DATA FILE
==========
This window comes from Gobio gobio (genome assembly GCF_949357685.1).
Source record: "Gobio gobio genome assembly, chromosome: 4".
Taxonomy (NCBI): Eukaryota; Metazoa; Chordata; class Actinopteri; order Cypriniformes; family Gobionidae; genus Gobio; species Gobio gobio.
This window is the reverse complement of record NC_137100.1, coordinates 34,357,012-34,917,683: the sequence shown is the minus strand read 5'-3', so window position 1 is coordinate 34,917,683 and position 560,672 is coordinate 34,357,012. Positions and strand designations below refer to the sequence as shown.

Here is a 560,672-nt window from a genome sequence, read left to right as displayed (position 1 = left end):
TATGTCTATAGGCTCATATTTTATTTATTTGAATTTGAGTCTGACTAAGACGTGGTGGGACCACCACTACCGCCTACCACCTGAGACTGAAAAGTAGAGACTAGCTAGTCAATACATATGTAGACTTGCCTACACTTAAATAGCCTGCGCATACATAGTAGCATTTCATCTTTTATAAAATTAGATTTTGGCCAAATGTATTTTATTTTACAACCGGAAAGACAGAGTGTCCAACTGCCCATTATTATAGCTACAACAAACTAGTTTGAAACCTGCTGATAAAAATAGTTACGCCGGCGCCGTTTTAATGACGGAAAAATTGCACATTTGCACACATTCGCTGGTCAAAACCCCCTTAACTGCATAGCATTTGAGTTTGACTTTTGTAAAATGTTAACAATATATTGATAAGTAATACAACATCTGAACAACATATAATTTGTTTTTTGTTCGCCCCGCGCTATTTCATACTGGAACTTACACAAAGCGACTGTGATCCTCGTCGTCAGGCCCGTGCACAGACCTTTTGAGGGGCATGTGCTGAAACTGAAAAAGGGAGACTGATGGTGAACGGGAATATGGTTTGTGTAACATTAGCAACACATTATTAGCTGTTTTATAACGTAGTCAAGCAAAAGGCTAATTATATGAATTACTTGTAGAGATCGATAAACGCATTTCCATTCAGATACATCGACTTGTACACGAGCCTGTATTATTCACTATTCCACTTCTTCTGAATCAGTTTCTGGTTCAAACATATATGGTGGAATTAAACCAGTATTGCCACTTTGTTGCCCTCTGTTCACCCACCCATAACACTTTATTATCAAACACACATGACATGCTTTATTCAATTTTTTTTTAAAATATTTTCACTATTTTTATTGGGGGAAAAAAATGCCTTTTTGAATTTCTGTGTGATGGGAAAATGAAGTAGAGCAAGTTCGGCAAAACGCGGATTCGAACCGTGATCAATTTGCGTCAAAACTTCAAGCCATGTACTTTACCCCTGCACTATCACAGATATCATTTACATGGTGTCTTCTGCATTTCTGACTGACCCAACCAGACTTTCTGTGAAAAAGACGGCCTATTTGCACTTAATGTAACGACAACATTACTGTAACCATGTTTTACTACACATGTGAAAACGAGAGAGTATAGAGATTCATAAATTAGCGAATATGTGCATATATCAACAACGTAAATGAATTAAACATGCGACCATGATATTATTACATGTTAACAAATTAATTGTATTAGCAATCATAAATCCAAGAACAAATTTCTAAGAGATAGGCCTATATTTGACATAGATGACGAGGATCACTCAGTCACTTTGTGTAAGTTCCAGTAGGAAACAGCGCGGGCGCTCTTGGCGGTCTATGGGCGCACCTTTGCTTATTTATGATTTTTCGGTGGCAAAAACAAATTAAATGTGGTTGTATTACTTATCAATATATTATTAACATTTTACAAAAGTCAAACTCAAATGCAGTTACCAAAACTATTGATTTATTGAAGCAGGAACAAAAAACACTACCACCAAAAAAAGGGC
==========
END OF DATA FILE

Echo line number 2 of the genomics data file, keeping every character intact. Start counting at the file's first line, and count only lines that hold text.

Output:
Source record: "Gobio gobio genome assembly, chromosome: 4".